The angel commissions the women to tell the disciples of Jesus’ resurrection and to let them know that they shall see him in Galilee (28:7). He is coming to them.

Since Galilee is the “doorway to the world” in the thinking of Isaiah, Jesus, and the Gospel of Matthew, the light of the gospel is then for the whole world, not just the Jewish people, not just the original disciples, and not just for us. It is to be taken to the world. God seeks to have fellowship with all people, not just us.

When the disciples meet Jesus on the mountain in Galilee, Matthew tells us “but some doubted.” That’s okay. The resurrection is big enough to handle our doubt. “Thus the same elements of worship, doubt, and little faith exist in the church after Easter as before. Whatever the nature of the resurrection event, it did not generate perfect faith even in those who experienced it firsthand. It is not to angels or perfect believers, but to the worshiping/wavering community of disciples to whom the world mission is entrusted.” (New Interpreter’s Bible) It is to these ‘little to normal faith folk’ that Jesus comes.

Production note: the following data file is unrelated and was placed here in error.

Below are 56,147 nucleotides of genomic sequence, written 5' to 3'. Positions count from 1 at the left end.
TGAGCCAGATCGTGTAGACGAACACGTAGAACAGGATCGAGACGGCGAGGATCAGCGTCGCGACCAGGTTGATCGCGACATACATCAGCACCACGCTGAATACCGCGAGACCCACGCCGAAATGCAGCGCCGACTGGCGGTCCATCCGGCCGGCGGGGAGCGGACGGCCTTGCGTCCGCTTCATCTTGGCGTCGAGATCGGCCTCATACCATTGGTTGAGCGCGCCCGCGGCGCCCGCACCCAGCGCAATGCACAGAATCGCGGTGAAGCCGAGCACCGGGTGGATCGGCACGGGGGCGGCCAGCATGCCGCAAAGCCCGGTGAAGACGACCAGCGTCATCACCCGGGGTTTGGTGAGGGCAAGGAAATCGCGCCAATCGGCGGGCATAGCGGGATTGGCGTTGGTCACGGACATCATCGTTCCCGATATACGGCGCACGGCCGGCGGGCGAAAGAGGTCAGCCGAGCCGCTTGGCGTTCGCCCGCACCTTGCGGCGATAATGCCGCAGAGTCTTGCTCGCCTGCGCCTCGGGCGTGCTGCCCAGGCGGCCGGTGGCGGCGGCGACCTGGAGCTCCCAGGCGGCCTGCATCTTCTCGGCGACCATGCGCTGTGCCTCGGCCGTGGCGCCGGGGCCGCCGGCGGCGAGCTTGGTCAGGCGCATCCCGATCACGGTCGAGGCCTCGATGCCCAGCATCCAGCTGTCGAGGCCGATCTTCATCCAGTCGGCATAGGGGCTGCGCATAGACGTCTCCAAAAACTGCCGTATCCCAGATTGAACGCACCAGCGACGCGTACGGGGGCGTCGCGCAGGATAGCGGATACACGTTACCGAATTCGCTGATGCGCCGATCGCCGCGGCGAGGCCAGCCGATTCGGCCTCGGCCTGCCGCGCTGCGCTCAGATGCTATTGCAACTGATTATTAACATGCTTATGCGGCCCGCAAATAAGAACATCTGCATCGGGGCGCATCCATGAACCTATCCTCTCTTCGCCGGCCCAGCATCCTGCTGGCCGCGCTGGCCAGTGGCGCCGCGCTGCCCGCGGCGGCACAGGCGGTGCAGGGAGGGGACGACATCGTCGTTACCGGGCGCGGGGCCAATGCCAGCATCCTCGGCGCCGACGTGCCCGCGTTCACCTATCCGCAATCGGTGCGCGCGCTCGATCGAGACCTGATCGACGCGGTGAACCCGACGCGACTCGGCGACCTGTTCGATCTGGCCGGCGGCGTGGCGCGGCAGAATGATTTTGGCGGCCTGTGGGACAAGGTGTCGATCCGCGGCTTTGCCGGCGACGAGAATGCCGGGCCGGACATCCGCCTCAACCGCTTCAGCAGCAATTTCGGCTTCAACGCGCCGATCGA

This is what is exciting. The resurrection hasn’t ended. It is still going on in your life and in mine. We have the opportunity to participate in it by our life lived in the name of Christ. That’s why it is so beautifully fitting that we gather around this table, being with Christ even while we do not see him. This is a story worth remembering and re-telling!

You may remember that many things have happened in the gospel before this moment. For some, the excitement of this event so overshadows the rest of the good news that it is nearly dismissed, rejected as if it is only a prelude to what is important. Don’t you hate that! You are going to see a movie. For me, it is more likely I say “I am reading thus and such a novel.” A friend blurts out, “the butler did it, in the servants quarters.” Really? Does the whole of the story matter, or only the conclusion?